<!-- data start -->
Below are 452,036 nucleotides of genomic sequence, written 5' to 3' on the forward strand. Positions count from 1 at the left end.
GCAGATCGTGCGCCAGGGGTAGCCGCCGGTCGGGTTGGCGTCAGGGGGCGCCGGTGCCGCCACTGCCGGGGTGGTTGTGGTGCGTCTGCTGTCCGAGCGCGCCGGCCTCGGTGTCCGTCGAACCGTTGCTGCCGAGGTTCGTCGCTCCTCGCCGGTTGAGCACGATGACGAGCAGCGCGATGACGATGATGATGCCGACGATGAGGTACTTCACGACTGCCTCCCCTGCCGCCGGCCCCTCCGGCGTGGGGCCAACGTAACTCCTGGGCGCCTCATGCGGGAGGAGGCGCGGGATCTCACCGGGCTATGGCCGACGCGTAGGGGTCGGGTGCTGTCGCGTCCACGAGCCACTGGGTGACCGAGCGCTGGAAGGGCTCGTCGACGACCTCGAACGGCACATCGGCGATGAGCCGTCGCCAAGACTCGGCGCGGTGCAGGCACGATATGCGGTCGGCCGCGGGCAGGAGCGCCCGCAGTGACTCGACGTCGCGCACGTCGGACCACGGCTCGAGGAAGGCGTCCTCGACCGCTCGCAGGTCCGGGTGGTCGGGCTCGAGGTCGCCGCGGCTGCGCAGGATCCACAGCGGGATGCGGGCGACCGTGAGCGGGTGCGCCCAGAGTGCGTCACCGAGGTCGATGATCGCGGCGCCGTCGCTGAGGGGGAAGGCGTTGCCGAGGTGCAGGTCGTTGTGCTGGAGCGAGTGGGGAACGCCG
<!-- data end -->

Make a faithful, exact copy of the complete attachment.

Below are 452,036 nucleotides of genomic sequence, written 5' to 3' on the forward strand. Positions count from 1 at the left end.
GCAGATCGTGCGCCAGGGGTAGCCGCCGGTCGGGTTGGCGTCAGGGGGCGCCGGTGCCGCCACTGCCGGGGTGGTTGTGGTGCGTCTGCTGTCCGAGCGCGCCGGCCTCGGTGTCCGTCGAACCGTTGCTGCCGAGGTTCGTCGCTCCTCGCCGGTTGAGCACGATGACGAGCAGCGCGATGACGATGATGATGCCGACGATGAGGTACTTCACGACTGCCTCCCCTGCCGCCGGCCCCTCCGGCGTGGGGCCAACGTAACTCCTGGGCGCCTCATGCGGGAGGAGGCGCGGGATCTCACCGGGCTATGGCCGACGCGTAGGGGTCGGGTGCTGTCGCGTCCACGAGCCACTGGGTGACCGAGCGCTGGAAGGGCTCGTCGACGACCTCGAACGGCACATCGGCGATGAGCCGTCGCCAAGACTCGGCGCGGTGCAGGCACGATATGCGGTCGGCCGCGGGCAGGAGCGCCCGCAGTGACTCGACGTCGCGCACGTCGGACCACGGCTCGAGGAAGGCGTCCTCGACCGCTCGCAGGTCCGGGTGGTCGGGCTCGAGGTCGCCGCGGCTGCGCAGGATCCACAGCGGGATGCGGGCGACCGTGAGCGGGTGCGCCCAGAGTGCGTCACCGAGGTCGATGATCGCGGCGCCGTCGCTGAGGGGGAAGGCGTTGCCGAGGTGCAGGTCGTTGTGCTGGAGCGAGTGGGGAACGCCG